Tuesday, March 3, 2015

5 years relevant work experience needed as per INZ LTSSL

The qualifications for using the LTSSL for Registered Nurses in Critical Care and Emergency, Medical, and Perioperative will be tightened to require five years relevant work experience (currently three years) to ensure that migrants are not competing with New Zealand nurse graduates for entry level positions.


please join our forum. www.nurse2nz.forumotion.com

Tuesday, February 12, 2013

Nursing Skills / Specialty that are listed on the Long term skills shortage list of NZ.

only the following specialty areas are listed on the Long term Skills shortage list of NZ as of FEB 2013

Registered Nurse (Aged Care)
Registered Nurse (Critical Care and Emergency)
Registered Nurse (Medical)
Registered Nurse (Perioperative)

***note*** you will need at least 3 years of work experience working in the exact same area to be able to apply for a working visa and qualify for bonus points if you will apply for Permanent Residency later on.

***note** the Nursing Council of New Zealand now requires applicants to have at least 2 years of paid work experience to be able to qualify for registration

HOWEVER : Employers can still recruit migrants in occupations that have been removed from the list (OTHER NURSING SPECIALTY NOT MENTIONED ABOVE). The employer will need to demonstrate genuine attempts to recruit suitable New Zealand citizens or residents and Immigration New Zealand will conduct a labour market test. If this test shows that there are no suitable New Zealand citizens or residents available in that location, temporary work visas may still be granted.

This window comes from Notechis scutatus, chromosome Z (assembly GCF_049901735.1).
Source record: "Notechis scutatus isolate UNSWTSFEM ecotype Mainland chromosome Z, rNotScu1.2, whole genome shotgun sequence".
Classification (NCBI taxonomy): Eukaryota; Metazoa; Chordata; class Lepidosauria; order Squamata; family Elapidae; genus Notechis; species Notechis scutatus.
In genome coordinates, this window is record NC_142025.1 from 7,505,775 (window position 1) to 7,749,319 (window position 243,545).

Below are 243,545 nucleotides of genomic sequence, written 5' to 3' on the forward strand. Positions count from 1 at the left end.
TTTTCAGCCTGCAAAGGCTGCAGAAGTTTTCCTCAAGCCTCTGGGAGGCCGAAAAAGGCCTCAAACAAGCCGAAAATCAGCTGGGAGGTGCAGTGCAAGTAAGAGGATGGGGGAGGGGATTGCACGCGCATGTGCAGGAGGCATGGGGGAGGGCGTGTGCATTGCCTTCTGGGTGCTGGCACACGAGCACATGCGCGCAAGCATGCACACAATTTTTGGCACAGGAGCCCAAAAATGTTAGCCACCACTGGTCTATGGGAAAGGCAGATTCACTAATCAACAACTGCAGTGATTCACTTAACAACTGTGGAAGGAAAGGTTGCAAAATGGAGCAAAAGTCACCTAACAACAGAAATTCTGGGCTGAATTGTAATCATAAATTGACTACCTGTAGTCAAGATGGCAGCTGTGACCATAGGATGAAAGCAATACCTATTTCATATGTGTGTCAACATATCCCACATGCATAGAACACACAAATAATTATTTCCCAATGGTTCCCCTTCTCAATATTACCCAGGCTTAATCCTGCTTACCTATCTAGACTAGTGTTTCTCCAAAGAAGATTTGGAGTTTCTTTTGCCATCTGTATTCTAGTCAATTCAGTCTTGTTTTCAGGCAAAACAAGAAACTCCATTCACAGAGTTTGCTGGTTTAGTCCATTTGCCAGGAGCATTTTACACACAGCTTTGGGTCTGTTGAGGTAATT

Monday, January 21, 2013

New Qualification Prescribed by the Nursing Council for Registered Nurses from Overseas

New Qualification Prescribed by the Nursing Council for Registered Nurses from Overseas
On May 2012, the Nursing Council of New Zealand (the Council) consulted on the qualifications prescribed by the Council for overseas registered nurses under the Health Practitioners Competence Assurance Act 2003. A total of 67 written submissions were received. An analysis of the submissions found that most submitters supported all of the Councils proposals including a level seven qualification and post registration experience. The Council confirmed the following new prescribed qualifications at its December meeting.
From 1 March 2013 all overseas applications for registration will be required to meet the new prescribed qualifications which are as follows:
a) Current registration with an overseas regulatory authority; AND
b) Successful completion of a nursing programme that is, in the Nursing Council’s opinion, equivalent to a three year bachelor degree programme in nursing and at level 7 on the New Zealand Qualifications Framework;
AND c) Two years post-registration nursing practice as a registered nurse of at least 2,500 hours within the five years immediately preceding the date of the application; AND
d) At the direction of the Nursing Council successful completion of a Nursing Council approved competence assessment programme. The Council has deferred making changes to the English language standards until research conducted by Dr Leslie Hawthorn (commissioned by AHPRA) is available. This means the English language requirements remain at a 7 in all bands of IELTS and a B or A in all bands of an OET. The scores can be achieved over a succession of tests within 12 months of first sitting the test. Link to article here

Wednesday, April 6, 2011

Advisory from Embassy of the Philippines in Wellington : Re: Student Visa